But then, the road swings east into the Constitution state – but is still officially NY 120A! This oddity become clearer a mile up the road as it swings again quite a way into Connecticut – and yet is still a NY road. Crazy, I know!

750px-NY-120A.svgThis second swing is a result of giving space for the Westchester County Airport; favored launching pad of the uber-rich who live in this area. We drove by it and saw all sorts of private jets gassing up and getting washed.

Just past the airport, 120A unceremoniously ends after it swings left to reconnect with 120.

What was the wild rumor about the road that I sought to confirm or deny? That on the portions off 120A which are half CT and half NY there are different speed limits. I can definitively dispel this rumor – it’s simply not true. Which sort of bummed me out.

So that’s it. That’s all. And while you think this entire page is just stupid, think about it for a second… Do YOU know of any other roads that are maintained by a different state? Heck, I know of roads in CT that straddle town lines and each town only plows its lane during snow storms!

2012 Update:

Just received the following email from a Greenwich Department of Public Works employee:

Message: Steve, I found your website while doing some research on the
mysterious Route 120A that straddles the NY/CT border. I work for the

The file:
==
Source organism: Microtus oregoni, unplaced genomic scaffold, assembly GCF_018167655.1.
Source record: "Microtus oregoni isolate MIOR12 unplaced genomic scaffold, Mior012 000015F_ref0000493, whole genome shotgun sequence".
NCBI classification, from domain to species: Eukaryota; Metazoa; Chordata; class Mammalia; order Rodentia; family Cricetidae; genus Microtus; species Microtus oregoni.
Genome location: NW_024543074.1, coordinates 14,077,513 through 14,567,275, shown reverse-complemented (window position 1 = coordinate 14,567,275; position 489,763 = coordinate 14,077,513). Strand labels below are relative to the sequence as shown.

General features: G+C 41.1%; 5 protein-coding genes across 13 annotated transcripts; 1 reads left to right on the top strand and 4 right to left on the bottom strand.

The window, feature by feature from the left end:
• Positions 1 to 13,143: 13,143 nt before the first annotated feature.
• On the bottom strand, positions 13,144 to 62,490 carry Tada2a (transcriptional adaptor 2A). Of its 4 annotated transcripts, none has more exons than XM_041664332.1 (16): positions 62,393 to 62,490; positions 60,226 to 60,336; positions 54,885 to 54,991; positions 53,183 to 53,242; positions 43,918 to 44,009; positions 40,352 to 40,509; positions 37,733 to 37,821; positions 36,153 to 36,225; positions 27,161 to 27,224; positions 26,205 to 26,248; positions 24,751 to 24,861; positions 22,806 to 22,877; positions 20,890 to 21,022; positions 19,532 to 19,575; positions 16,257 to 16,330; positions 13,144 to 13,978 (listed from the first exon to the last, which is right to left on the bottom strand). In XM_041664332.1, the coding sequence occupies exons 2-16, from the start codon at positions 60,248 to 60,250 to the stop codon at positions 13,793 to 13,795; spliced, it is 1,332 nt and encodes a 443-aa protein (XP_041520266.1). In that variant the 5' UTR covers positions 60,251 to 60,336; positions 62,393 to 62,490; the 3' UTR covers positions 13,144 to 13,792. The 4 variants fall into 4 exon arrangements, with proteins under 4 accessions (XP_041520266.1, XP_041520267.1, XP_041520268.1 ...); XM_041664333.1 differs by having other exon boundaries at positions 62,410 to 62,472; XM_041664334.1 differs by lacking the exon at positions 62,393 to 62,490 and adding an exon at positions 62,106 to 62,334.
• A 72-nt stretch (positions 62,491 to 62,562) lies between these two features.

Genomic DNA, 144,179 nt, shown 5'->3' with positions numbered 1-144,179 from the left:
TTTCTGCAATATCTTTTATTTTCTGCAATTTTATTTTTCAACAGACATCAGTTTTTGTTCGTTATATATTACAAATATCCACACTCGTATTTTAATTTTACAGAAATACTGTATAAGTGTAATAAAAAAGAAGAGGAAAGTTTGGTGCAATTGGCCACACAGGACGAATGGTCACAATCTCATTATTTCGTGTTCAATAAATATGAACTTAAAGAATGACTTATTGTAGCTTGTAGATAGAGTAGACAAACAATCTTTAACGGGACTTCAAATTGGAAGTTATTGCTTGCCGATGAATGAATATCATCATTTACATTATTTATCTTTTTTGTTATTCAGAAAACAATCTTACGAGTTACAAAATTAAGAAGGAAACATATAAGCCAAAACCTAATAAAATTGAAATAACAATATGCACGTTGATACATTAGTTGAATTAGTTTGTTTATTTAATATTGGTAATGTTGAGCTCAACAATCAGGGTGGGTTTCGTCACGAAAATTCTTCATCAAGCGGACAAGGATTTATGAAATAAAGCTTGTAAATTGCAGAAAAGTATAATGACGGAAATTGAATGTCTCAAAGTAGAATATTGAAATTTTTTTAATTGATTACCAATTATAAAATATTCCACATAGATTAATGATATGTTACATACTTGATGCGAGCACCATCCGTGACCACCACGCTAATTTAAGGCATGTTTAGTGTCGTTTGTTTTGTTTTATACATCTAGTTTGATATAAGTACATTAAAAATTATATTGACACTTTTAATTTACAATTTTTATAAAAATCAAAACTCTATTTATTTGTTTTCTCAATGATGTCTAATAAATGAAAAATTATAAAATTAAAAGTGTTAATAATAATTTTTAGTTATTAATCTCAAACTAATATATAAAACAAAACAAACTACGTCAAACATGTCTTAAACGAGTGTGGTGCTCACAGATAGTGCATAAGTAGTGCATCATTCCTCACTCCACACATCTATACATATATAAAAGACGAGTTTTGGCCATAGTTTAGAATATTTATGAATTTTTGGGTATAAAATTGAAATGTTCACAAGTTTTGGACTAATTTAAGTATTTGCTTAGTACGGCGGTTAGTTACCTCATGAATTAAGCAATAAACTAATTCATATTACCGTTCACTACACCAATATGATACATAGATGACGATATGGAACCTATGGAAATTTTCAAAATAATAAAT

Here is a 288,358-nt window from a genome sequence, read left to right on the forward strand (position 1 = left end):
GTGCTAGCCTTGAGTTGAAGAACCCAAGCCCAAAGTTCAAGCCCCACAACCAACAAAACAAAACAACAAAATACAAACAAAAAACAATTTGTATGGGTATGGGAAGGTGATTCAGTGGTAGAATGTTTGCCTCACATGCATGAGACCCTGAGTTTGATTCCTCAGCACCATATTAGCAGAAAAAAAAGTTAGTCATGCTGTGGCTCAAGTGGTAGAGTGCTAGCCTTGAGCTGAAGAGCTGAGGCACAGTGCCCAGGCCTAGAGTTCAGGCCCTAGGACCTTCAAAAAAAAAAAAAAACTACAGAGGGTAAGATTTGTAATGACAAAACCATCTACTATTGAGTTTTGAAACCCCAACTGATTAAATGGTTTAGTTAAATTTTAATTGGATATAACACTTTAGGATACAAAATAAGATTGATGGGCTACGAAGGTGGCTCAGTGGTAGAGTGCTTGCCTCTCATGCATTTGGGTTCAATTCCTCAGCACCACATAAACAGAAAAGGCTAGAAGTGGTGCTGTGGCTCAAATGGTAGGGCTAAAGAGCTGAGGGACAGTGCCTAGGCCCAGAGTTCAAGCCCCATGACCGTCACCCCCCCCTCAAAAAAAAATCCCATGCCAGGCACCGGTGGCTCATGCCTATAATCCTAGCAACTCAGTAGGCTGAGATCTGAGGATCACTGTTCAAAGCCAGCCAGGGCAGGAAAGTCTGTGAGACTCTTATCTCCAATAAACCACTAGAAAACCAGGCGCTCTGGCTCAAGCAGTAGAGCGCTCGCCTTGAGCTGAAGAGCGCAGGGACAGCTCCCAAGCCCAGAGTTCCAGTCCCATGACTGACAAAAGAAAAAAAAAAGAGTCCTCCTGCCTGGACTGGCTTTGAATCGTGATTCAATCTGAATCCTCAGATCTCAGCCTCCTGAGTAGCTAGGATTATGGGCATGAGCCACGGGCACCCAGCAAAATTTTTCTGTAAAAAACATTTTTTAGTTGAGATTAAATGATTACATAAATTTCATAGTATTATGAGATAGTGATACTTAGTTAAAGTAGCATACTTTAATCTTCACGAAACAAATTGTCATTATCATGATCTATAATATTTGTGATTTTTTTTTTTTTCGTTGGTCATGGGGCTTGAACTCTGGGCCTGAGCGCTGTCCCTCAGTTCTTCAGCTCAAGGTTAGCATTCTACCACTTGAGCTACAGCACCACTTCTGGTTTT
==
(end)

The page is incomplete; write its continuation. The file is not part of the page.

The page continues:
Town of Greenwich, DPW. While the history of the road still eludes me,
you may find it interesting that although it has NY signage for 120A,
the portions that fall inside the Greenwich, CT border are in fact
maintained by us, the Greenwich DPW. We own and maintain 2 sections of
the road, King St #1 which goes from a water tower just south of
Rincard Terrace to a point by Shemin Nurseries. And King St #2 from
Lincoln Ave until the road’s end at Gateway Lane where it joins Route
120. This may be some interesting information to include on your
website that adds even more intrigue to this road. I don’t know how
the thing was ever built in the first place, only that Greenwich
maintains, paves, snow plows and clears all dead critters off this
road. We even maintain the traffic signals and street signs along the
road. (Except the 120A route markers of course.)

They should just dump the dead animals back in New York.

Return to CTMQ’s Bridges, Canals & Dams, Roads & Tunnels page

Kurumi’s page on NY 120A
Merritt Parkway
Kurumi on the Merritt

3 responses to “New York Route 120A”

  1. Dan M says:

    I’ve been known to drive the hour and 20 minutes from my place to drive this road.

  2. Twelve Mile Circle » Twelve Mile Mormons - maps, geography, travel says:

    [...] Connecticut? Steve of Connecticut Museum Quest has now had an opportunity to visit that spot and he’s posted an article about it on his website. Check it [...]

  3. Adrian Stroud says:

    Great website. Interesting note: Greenwich Police Department is the only P.D. in CT that makes its new officers stand and do traffic for the first two years of their career. You can see them on Greenwich Avenue. This is all show for the rich people.